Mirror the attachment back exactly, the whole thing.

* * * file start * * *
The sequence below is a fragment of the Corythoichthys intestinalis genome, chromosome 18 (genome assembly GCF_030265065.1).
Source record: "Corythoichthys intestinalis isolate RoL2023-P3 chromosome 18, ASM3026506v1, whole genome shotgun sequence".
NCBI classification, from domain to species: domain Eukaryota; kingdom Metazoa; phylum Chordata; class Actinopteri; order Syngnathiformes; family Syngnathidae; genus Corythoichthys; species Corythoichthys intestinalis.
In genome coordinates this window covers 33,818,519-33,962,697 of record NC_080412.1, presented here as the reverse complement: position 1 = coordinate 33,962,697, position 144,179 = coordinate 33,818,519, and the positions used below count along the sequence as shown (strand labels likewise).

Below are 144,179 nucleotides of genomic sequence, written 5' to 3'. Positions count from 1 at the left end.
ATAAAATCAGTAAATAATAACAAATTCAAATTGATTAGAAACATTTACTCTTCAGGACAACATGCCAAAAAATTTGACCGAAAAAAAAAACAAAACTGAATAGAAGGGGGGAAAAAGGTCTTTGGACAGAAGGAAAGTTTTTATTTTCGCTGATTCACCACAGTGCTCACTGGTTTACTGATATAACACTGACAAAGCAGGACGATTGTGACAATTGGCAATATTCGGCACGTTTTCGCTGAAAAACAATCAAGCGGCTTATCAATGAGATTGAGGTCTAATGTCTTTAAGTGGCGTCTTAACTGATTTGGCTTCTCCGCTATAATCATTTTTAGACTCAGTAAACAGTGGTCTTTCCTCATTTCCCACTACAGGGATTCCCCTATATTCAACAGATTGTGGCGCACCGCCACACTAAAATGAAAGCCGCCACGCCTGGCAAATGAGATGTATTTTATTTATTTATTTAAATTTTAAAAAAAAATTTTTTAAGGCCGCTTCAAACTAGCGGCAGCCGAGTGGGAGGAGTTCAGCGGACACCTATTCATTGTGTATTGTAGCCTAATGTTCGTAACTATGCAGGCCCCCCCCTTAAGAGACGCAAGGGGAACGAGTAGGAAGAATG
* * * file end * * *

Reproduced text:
The sequence below is a fragment of the Corythoichthys intestinalis genome, chromosome 18 (genome assembly GCF_030265065.1).
Source record: "Corythoichthys intestinalis isolate RoL2023-P3 chromosome 18, ASM3026506v1, whole genome shotgun sequence".
NCBI classification, from domain to species: domain Eukaryota; kingdom Metazoa; phylum Chordata; class Actinopteri; order Syngnathiformes; family Syngnathidae; genus Corythoichthys; species Corythoichthys intestinalis.
In genome coordinates this window covers 33,818,519-33,962,697 of record NC_080412.1, presented here as the reverse complement: position 1 = coordinate 33,962,697, position 144,179 = coordinate 33,818,519, and the positions used below count along the sequence as shown (strand labels likewise).

Below are 144,179 nucleotides of genomic sequence, written 5' to 3'. Positions count from 1 at the left end.
ATAAAATCAGTAAATAATAACAAATTCAAATTGATTAGAAACATTTACTCTTCAGGACAACATGCCAAAAAATTTGACCGAAAAAAAAAACAAAACTGAATAGAAGGGGGGAAAAAGGTCTTTGGACAGAAGGAAAGTTTTTATTTTCGCTGATTCACCACAGTGCTCACTGGTTTACTGATATAACACTGACAAAGCAGGACGATTGTGACAATTGGCAATATTCGGCACGTTTTCGCTGAAAAACAATCAAGCGGCTTATCAATGAGATTGAGGTCTAATGTCTTTAAGTGGCGTCTTAACTGATTTGGCTTCTCCGCTATAATCATTTTTAGACTCAGTAAACAGTGGTCTTTCCTCATTTCCCACTACAGGGATTCCCCTATATTCAACAGATTGTGGCGCACCGCCACACTAAAATGAAAGCCGCCACGCCTGGCAAATGAGATGTATTTTATTTATTTATTTAAATTTTAAAAAAAAATTTTTTAAGGCCGCTTCAAACTAGCGGCAGCCGAGTGGGAGGAGTTCAGCGGACACCTATTCATTGTGTATTGTAGCCTAATGTTCGTAACTATGCAGGCCCCCCCCTTAAGAGACGCAAGGGGAACGAGTAGGAAGAATG